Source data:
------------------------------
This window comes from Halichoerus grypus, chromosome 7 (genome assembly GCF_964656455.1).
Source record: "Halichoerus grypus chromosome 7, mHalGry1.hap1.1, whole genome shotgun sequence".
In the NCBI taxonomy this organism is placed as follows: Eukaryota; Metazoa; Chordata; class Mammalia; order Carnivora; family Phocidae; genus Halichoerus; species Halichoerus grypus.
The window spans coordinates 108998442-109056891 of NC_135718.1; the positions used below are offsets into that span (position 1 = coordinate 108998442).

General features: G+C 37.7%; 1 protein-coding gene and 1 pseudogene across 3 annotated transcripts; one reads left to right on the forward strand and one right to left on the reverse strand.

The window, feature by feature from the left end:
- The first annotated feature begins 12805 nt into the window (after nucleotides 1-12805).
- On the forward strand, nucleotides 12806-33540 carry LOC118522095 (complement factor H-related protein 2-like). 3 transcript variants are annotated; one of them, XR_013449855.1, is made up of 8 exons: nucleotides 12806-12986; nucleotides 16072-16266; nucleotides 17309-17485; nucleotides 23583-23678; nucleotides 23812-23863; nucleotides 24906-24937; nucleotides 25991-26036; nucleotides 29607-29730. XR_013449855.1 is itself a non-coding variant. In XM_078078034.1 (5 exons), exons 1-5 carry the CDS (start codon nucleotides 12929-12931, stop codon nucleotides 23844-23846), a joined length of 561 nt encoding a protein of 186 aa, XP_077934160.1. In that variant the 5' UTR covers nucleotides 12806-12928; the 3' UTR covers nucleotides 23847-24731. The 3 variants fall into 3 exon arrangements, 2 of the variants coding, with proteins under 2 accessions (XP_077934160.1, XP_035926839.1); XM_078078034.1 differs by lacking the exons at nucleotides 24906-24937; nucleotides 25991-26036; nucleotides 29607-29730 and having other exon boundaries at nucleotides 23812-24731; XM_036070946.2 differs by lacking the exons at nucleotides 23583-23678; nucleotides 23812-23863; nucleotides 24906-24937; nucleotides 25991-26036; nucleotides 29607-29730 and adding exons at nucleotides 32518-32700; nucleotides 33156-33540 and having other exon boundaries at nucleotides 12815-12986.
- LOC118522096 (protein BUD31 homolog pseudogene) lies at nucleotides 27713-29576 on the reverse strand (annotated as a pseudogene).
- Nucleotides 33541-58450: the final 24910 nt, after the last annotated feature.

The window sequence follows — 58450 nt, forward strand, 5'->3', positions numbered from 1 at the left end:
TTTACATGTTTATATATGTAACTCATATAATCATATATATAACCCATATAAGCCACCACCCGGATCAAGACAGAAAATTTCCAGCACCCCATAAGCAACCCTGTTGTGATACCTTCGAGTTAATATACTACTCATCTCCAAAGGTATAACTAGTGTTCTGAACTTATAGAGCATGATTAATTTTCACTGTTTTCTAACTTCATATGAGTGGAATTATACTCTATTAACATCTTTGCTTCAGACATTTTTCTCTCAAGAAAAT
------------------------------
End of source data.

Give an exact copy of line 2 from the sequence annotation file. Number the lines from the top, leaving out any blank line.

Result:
Source record: "Halichoerus grypus chromosome 7, mHalGry1.hap1.1, whole genome shotgun sequence".